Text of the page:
Food banks in areas affected by wildfires still seeing increased demand

The Ashcroft and Area Food Bank says that even though the wildfires are long over, there are still families living out of hotels and in need.

The Ashcroft and 100 Mile House Food Banks are still serving families impacted by the wildfires

Food banks in communities affected by the 2017 wildfire season in B.C. are seeing a higher demand than before. (CBC)

During the height of the wildfire season, food banks across the province saw a considerable increase in demand, but some smaller communities are still feeling the residual effects from the devastating fires.

Yoriko Susanj, executive director of the South Cariboo Elizabeth Fry Society, which runs the Ashcroft and Area Food Bank, says they normally hand out 55 to 65 food bags to families and individuals twice per month. But since the fires, that number has increased to 80.

"There are still people who are not back home because of the wildfires … they are still living in hotels, so the need is still there for the victims of the wildfires," said Susanj.

Bob Hicks, executive director of 100 Mile House Food Bank Society, says he has also seen an increase in demand.

"They were evacuated for two to three weeks, some of them, and when they come back it takes them quite awhile to get a paycheque going again because the first thing they have to start paying is their rent," Hicks said.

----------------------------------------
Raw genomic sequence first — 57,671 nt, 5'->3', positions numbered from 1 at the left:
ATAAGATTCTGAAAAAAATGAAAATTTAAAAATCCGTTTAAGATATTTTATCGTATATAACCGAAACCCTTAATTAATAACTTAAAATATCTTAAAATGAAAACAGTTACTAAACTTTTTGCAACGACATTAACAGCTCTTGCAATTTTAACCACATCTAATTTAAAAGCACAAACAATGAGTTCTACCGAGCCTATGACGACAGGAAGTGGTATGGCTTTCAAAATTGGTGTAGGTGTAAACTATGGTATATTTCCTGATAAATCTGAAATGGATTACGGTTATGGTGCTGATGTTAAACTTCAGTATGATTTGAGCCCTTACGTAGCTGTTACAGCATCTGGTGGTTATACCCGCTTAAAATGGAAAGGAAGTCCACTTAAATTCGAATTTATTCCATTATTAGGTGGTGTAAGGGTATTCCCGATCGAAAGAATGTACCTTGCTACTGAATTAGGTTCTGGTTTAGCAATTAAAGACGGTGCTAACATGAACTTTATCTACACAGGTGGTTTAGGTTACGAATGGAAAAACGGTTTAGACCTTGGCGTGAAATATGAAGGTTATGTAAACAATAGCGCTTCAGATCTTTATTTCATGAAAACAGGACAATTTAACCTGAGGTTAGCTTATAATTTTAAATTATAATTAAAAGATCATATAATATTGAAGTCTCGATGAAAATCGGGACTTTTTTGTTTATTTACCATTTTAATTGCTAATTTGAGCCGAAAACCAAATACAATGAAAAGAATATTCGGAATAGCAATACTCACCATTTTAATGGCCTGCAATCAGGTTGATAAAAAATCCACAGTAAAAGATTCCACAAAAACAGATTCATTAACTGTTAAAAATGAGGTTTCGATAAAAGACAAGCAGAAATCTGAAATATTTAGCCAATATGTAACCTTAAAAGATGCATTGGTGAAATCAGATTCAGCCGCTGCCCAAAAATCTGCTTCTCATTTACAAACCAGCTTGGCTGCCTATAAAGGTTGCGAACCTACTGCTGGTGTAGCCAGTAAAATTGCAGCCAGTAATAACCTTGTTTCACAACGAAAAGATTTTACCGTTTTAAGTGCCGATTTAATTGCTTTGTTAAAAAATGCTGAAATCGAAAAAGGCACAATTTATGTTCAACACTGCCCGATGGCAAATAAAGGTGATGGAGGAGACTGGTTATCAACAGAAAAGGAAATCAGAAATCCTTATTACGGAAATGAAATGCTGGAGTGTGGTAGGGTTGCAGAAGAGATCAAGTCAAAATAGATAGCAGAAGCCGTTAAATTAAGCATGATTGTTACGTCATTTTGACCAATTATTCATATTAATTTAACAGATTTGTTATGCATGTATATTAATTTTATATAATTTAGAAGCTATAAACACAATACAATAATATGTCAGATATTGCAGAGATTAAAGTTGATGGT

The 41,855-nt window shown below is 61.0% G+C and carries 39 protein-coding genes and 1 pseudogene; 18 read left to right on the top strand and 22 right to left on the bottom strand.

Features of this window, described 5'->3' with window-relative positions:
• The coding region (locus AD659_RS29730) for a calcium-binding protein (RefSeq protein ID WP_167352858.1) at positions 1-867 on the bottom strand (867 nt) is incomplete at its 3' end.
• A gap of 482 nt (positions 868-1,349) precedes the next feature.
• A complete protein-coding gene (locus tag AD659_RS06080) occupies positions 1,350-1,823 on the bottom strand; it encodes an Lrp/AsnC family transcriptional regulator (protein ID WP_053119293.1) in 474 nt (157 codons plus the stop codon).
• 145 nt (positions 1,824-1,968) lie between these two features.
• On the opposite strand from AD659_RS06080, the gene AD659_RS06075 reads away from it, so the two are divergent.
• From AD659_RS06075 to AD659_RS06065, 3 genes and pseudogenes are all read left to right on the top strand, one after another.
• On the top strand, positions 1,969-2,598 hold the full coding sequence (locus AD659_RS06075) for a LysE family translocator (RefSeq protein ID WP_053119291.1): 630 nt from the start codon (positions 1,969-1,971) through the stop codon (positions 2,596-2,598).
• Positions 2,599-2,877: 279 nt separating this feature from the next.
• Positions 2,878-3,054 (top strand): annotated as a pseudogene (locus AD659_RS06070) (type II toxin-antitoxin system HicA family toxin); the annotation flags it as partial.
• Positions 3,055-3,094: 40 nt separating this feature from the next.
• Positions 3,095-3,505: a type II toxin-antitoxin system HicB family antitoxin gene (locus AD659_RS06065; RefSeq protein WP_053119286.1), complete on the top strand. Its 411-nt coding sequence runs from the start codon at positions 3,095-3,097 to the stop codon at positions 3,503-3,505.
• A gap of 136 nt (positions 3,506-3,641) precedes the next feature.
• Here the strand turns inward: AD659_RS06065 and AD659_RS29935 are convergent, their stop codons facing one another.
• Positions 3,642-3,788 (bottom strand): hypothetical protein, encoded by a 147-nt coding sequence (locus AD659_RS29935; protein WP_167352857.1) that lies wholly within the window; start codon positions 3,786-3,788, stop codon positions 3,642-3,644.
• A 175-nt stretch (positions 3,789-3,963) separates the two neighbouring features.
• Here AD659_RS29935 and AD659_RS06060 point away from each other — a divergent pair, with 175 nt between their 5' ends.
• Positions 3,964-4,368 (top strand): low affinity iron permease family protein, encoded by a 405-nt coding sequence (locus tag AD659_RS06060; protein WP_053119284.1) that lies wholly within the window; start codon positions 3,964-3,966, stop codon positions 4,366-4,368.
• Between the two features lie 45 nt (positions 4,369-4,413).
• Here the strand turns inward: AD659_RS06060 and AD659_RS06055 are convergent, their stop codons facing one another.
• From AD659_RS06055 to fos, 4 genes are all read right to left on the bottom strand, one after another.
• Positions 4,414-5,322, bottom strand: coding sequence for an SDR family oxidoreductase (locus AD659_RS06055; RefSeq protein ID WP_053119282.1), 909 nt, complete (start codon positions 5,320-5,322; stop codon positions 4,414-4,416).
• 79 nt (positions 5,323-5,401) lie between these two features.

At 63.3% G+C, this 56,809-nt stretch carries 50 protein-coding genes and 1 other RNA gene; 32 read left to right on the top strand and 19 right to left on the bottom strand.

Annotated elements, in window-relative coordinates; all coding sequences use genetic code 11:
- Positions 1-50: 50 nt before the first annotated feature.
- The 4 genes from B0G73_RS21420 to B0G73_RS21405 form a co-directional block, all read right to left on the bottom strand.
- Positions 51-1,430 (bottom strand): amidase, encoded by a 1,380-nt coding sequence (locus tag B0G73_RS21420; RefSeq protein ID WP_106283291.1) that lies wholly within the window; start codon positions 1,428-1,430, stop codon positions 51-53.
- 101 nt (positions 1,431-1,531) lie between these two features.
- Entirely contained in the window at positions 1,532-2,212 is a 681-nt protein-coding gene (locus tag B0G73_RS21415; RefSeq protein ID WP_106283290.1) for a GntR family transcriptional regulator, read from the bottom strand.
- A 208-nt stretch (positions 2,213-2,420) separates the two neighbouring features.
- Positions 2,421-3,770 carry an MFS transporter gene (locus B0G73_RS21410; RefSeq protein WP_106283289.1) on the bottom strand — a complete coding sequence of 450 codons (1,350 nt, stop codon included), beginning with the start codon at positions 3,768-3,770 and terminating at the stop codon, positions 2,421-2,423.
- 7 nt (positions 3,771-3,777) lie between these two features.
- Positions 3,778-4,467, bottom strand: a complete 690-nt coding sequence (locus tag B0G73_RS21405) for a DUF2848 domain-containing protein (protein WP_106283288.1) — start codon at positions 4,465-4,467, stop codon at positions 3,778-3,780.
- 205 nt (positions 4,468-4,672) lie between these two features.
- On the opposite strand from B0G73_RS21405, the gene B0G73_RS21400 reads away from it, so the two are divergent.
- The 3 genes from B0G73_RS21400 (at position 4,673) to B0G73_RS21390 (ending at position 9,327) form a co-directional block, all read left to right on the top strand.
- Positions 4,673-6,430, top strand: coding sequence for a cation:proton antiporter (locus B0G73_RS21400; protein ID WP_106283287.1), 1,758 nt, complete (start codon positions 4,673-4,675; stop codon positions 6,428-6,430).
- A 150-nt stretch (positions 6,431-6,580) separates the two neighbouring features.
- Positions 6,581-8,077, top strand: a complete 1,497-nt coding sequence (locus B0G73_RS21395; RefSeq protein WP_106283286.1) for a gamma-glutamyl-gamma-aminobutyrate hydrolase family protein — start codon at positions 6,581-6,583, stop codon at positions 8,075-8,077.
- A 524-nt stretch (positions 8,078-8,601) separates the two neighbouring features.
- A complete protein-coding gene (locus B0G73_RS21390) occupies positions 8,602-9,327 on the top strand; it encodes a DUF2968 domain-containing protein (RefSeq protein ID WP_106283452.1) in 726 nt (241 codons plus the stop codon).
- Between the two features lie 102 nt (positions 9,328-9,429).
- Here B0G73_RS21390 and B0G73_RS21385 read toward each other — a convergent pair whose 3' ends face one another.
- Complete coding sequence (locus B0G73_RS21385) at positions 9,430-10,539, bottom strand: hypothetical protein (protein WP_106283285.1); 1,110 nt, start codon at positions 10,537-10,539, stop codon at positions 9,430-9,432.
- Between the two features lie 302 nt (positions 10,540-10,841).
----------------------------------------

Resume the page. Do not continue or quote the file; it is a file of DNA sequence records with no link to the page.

Hicks says that during the wildfires the small food bank, which normally hands out anywhere from three to 3,500 hampers a year, handed out 2,400 hampers from mid July to late August. Those hampers went to people in Williams Lake, Clinton, Cache Creek and as far away as Anaheim Lake — and Hicks says he is still seeing people from those communities.

"We're there to help anybody that needs the help, not just low income people, or people on welfare or homeless people. We're there to help everybody," he explained.

More than food

Susanj says that the demand for things such as baby supplies, diapers and food has lessened in Ashcroft since the fires, but the need for mental health support has increased.

"Now we're seeing the ripple effect of the fire so our office is now supporting the emotional and mental needs of the people that were affected by the fires."

Since the food bank runs out of an Elizabeth Fry Society —  a non-profit aimed at offering support services to vulnerable women and children — they have a staff of trained support workers who have been assisting those who still have not returned to their homes.

Almost half of the homes on the Ashcroft Indian Band Reserve were destroyed, and the Boston Flats Trailer Park lost about 30 homes.

"People are stressed that they're not going to be home in a house for Christmas. They are frustrated with the process of whatever paperwork they have to do to get back to a house instead of living in a hotel room."